Benefit of a hospital course about organ donation and transplantation: an evaluation by Spanish hospital transplant personnel

A Ríos, P Ramírez, M del mar Rodríguez, L Martínez-Alarcón, D Lucas, J Alcaraz, M J Montoya, P Parrilla
Transplantation Proceedings 2007, 39 (5): 1310-3

UNLABELLED: A considerable percentage of hospital personnel are against organ donation, which at a crucial time could act as an obstacle to donation. Moreover, there is often a lack of training of personnel necessary for them to provide accurate information about organ donation and transplantation. Our objective was to determine the acceptability of a training course about organ donation among hospital workers in a center with an ongoing solid organ transplant program.

MATERIALS AND METHODS: A random sample (n = 1168) was stratified by type of service and job category among workers in hospital services within an organ transplant program. An evaluation was made of attitudes toward donation and acceptance of a training course using a validated psychosocial questionnaire. Distribution of the survey was made by the head of each service and job category. The survey was completed anonymously and self-administered.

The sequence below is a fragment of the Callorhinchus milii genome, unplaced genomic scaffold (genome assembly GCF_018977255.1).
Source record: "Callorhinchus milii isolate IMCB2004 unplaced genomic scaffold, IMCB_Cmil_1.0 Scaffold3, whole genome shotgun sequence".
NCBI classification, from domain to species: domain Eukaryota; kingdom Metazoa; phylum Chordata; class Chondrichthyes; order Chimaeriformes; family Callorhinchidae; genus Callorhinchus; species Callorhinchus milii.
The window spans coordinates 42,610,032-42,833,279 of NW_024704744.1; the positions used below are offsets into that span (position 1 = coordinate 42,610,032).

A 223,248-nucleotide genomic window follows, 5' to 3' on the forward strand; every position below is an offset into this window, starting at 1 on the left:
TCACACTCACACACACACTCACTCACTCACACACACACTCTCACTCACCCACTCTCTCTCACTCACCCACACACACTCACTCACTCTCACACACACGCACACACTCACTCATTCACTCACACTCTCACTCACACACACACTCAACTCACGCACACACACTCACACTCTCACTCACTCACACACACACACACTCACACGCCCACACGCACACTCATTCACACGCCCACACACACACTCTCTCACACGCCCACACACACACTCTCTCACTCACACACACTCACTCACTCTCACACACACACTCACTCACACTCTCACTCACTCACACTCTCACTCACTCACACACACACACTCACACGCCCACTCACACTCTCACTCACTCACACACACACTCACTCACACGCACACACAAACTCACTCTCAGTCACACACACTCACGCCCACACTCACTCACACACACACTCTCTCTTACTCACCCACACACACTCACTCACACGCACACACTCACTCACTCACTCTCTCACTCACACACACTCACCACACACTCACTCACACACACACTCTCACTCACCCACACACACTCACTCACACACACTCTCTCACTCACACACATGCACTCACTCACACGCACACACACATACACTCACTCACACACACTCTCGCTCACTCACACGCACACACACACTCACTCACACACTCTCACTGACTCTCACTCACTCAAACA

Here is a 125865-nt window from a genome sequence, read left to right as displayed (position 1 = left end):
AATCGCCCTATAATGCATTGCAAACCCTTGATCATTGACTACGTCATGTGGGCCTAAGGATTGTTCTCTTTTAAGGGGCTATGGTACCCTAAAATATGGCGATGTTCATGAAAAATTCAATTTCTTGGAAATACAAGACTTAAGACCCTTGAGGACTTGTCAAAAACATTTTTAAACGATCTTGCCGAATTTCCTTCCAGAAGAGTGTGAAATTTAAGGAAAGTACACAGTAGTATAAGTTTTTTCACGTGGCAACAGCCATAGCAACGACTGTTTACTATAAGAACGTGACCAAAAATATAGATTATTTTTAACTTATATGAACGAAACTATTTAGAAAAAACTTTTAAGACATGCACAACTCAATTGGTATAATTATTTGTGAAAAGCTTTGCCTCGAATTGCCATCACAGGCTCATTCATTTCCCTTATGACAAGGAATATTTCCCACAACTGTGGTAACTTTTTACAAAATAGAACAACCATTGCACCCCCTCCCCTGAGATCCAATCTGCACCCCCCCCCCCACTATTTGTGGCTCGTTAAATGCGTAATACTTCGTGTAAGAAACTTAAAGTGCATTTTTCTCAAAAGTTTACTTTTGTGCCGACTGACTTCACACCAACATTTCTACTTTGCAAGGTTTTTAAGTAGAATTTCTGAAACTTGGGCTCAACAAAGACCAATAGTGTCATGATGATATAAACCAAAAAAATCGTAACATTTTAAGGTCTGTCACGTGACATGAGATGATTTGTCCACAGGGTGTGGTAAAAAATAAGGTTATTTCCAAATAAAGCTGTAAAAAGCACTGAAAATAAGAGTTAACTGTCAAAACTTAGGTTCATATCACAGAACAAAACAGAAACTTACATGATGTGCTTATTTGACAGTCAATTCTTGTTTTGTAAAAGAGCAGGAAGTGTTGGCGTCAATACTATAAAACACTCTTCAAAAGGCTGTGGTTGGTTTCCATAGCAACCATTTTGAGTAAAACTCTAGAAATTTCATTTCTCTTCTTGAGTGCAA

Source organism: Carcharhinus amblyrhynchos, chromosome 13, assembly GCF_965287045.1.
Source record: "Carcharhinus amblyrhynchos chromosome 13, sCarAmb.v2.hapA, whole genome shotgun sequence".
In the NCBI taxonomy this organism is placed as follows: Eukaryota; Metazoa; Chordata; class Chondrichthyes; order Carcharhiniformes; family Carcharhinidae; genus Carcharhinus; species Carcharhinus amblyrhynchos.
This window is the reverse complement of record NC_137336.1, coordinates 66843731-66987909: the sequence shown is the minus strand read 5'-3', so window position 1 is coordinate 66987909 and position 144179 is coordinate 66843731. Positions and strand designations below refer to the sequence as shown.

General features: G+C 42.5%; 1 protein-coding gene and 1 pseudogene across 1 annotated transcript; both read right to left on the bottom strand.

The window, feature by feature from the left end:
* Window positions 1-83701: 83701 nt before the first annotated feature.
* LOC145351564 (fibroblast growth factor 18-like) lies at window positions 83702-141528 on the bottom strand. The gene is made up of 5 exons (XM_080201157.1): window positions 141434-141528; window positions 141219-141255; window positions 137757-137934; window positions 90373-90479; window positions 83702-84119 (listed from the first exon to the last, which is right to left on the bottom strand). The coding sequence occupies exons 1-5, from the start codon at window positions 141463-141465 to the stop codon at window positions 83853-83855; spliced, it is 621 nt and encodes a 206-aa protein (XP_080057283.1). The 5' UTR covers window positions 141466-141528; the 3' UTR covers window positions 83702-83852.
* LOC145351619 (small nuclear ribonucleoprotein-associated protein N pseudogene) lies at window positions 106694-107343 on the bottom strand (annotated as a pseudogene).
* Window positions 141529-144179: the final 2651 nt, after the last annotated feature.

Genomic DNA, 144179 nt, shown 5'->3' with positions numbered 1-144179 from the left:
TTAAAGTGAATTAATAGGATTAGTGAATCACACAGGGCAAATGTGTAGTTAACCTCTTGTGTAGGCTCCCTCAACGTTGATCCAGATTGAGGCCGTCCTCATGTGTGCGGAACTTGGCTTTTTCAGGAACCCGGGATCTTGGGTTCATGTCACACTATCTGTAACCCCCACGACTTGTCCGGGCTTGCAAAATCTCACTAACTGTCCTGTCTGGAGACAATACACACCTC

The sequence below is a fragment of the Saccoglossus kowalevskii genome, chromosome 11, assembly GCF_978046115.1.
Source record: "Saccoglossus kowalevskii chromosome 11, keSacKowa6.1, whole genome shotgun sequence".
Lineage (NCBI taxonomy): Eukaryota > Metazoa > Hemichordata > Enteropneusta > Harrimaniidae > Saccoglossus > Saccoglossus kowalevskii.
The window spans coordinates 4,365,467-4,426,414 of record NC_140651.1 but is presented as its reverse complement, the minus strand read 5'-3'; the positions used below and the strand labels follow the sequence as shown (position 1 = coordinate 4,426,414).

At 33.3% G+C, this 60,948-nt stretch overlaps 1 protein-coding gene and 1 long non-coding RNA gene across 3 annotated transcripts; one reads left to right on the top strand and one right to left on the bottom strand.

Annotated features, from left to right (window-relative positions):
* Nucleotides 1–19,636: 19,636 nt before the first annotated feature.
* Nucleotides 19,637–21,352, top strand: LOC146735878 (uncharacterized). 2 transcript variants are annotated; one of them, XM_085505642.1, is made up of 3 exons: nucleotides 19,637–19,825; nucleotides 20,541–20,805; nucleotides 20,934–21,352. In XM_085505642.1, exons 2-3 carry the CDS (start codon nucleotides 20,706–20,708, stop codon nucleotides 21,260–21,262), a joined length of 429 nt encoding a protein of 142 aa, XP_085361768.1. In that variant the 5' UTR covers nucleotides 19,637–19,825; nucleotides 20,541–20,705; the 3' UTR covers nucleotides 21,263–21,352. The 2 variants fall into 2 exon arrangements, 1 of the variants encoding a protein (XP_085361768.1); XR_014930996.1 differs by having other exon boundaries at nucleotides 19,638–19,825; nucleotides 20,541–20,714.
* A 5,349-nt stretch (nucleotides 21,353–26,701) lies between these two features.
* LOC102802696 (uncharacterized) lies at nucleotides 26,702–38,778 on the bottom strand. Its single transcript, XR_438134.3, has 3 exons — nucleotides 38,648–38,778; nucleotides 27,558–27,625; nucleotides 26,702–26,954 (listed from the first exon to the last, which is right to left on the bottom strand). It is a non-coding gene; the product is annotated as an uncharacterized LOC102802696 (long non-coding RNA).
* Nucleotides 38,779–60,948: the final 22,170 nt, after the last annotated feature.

RESULTS: Sixty-nine percent (n = 808) of respondents were in favor of donating their own organs. With respect to the benefit of a training course about organ donation and transplantation, 50% (n = 584) of respondents considered it to be a useful idea, whereas 15% (n = 176) did not, and 35% (n = 408) were not sure. An important finding was that 56% (n = 452) of those who are in favor of donation would take part in the course compared to only 37% (n = 132) of those who were against or undecided. There was a significant relationship between those workers who believed that the training course will be of use and the following factors: younger age (P = .000); women (P = .000); single (P = .000); nursing job category (P = .000); a temporary contract (P = .012); a worker in nonsurgical services (P = .000); prior understanding of the concept of brain death (P = .003); favoring cadaveric organ donation (P = .000); performing pro-social voluntary type activities (P = .000); discussions of organ donation and transplantation within the family (P = .022); Catholic religion (P = .001); a partner in favor of organ donation and transplantation (P = .001); and a belief that he may need a transplant (P = .000).

CONCLUSIONS: A training course about organ donation and transplantation might be useful given that only half of the workers would be prepared to take part and with respect to the target population, only 37% of them stating that they would participate. Its main use would be to reinforce the positive attitude of those who are already in favor and increase their knowledge about the subject. What is more, if these workers received adequate training they would serve to promote donation both directly and indirectly to the general public and other hospital personnel.

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